Georgia’s Opposition Shows Signs of Splitting

Thousands of opposition supporters gather at St. Trinity Cathedral to confer with Patriarch Ilia II in Tbilisi, Georgia, Tuesday, May 26, 2009.

Thousands of opposition supporters gather at St. Trinity Cathedral to confer with Patriarch Ilia II in Tbilisi, Georgia, Tuesday, May 26, 2009.

TBILISI (AP)–After weeks of presenting a united front in their effort to force President Mikhail Saakashvili to resign, Georgia’s opposition leadership appeared split Wednesday after moderates denounced calls by radicals to shut down rail service to the capital and blockade the airport.

The opposition has staged almost two months of peaceful daily protests but made little apparent progress in prying Saakashvili from power, prompting several hundred frustrated activists to mount a four-hour blockade at the city’s central train station early Wednesday.

Some of the more militant opposition figures have also threatened to block the capital’s airport, but the threat wasn’t repeated at Wednesday’s rally outside the parliament building. For Thursday the opposition announced a march to the office of the city mayor, whom they accuse of doing the president’s bidding.

For many of Saakashvili’s critics, the hours long shutdown of all east-west rail traffic in Georgia was a step too far.

Irakli Alasania, moderate leader of the Alliance For Georgia, said the daily rallies had “played their positive role” and new measures were needed. But he was adamantly opposed to bringing the country to a standstill.

“We are not going to take part in such actions as blocking highways and railroads,” he said.

The split among opposition leaders spilled into the open Tuesday night, when Alasania and others argued on a stage in front of the parliament building, as thousands of protesters looked on.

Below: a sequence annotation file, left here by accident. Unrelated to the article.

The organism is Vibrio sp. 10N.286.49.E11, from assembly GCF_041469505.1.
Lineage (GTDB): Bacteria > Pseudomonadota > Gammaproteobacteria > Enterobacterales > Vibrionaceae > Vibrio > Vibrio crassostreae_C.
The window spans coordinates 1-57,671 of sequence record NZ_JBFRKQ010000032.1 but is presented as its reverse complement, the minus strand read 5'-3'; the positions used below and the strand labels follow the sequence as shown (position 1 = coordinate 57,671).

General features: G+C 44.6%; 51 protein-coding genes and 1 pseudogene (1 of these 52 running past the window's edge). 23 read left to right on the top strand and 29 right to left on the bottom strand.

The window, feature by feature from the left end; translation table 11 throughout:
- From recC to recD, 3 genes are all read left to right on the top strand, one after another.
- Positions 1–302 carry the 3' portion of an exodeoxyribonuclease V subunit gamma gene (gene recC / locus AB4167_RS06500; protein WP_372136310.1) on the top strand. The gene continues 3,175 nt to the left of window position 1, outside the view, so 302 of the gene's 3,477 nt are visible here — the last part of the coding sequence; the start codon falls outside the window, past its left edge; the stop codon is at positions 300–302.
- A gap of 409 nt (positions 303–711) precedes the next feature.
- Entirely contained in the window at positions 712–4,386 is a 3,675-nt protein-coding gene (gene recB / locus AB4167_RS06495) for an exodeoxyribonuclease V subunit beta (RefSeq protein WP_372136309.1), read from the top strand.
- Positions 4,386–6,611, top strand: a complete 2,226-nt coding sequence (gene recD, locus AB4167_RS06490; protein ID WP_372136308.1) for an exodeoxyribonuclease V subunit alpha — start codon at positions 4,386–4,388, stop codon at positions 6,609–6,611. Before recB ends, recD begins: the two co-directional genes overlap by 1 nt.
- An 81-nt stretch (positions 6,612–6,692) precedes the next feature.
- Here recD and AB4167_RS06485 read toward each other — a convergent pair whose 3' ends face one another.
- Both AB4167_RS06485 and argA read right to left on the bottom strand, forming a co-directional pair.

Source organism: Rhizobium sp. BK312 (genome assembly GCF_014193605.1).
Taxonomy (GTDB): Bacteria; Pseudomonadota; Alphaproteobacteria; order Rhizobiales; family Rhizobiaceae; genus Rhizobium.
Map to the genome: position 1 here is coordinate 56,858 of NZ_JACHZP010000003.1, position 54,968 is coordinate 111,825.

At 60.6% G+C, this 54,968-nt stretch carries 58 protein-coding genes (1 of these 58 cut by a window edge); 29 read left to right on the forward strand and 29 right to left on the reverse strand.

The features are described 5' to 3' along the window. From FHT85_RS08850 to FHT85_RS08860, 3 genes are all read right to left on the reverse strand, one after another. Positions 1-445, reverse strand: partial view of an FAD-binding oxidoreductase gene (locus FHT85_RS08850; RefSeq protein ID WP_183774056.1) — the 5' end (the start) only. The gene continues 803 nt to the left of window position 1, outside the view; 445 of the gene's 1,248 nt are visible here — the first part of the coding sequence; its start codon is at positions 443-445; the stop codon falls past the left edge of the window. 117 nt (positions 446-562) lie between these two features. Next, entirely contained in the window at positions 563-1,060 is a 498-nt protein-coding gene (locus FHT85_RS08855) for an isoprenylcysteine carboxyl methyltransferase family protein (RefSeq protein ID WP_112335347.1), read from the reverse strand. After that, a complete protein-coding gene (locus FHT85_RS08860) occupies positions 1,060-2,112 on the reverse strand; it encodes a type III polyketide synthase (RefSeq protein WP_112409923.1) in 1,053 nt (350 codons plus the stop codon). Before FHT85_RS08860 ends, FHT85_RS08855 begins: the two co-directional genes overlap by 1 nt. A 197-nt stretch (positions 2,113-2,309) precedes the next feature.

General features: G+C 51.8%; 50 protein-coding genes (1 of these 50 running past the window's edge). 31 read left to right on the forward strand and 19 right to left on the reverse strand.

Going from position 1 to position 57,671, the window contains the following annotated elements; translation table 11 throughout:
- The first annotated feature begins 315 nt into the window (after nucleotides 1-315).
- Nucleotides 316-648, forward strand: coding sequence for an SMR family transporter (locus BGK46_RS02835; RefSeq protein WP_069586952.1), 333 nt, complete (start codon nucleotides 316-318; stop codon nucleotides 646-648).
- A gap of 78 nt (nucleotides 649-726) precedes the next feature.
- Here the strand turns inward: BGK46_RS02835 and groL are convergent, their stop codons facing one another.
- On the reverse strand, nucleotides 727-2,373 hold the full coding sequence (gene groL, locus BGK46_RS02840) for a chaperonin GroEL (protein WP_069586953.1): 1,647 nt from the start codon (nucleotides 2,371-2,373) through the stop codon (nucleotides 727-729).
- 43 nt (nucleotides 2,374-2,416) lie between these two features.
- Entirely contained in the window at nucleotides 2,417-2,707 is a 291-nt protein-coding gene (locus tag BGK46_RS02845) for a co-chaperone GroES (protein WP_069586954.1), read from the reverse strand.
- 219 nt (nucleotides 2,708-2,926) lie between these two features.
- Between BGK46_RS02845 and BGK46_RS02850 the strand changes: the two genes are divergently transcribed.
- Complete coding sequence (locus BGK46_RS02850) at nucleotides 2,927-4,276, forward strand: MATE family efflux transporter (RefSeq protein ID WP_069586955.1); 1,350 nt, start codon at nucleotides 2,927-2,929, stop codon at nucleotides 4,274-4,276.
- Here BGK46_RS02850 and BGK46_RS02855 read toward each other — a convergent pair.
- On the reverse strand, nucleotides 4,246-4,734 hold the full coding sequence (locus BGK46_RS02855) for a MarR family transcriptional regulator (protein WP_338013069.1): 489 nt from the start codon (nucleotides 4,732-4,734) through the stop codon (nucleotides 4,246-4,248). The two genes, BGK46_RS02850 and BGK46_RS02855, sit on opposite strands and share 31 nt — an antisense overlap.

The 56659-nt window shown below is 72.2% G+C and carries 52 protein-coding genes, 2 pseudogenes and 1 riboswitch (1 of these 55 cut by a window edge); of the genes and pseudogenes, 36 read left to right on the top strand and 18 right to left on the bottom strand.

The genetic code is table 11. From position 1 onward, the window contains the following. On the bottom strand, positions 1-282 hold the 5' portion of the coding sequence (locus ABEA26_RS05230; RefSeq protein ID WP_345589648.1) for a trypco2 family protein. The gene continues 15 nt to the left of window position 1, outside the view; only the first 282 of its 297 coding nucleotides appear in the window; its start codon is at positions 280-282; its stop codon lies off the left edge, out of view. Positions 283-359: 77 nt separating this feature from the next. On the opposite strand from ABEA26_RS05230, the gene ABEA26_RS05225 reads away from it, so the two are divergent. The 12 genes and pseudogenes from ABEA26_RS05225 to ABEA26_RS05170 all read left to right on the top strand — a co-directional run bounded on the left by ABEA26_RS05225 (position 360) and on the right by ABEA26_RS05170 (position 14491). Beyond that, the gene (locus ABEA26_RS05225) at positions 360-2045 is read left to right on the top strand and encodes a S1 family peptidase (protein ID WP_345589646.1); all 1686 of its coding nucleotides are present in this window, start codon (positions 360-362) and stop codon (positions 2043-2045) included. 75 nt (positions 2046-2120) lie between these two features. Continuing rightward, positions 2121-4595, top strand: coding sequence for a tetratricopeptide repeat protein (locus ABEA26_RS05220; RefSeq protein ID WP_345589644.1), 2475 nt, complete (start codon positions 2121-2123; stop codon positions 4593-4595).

Alasania urged other protest leaders not to send demonstrators to block the railroad. But he was shouted down by a rival, popular politician Nino Burdzhanadze, and others who took a harder line.

Opposition leaders had hoped Tuesday would be a decisive day of protests. Tens of thousands jammed Tbilisi’s main soccer stadium for a rally and later, the huge crowd marched through the city past the Orthodox cathedral to parliament.

Tbilisi Mayor Giorgi Ugulava, told the Associated Press Wednesday that the opposition leaders had “become hostages” of the radicals. “The leaders cannot manage these people anymore,” said Ugulava, a Saakashvili ally.

City police will continue to give protesters wide latitude until they cross certain “red lines,” Ugulava said. He was reluctant to say under what circumstances police might intervene, but conceded that a blockade of the airport “would give us space to act more actively.”

Georgia’s universally respected Patriarch Ilia II called for calm and dialogue in the midst of Tuesday’s protests, defusing much of the tension. Some analysts say Ilia’s statement acted as a catalyst for the split.

“The announcement by the patriarch was a cold shower for the opposition,” said Soso Tsintsadze, a political analyst and rector of the Independent Diplomatic Academy.

Saakashvili, who came to power on the back of similarly peaceful protests in 2003, has said he will remain in office until his term ends in 2013.

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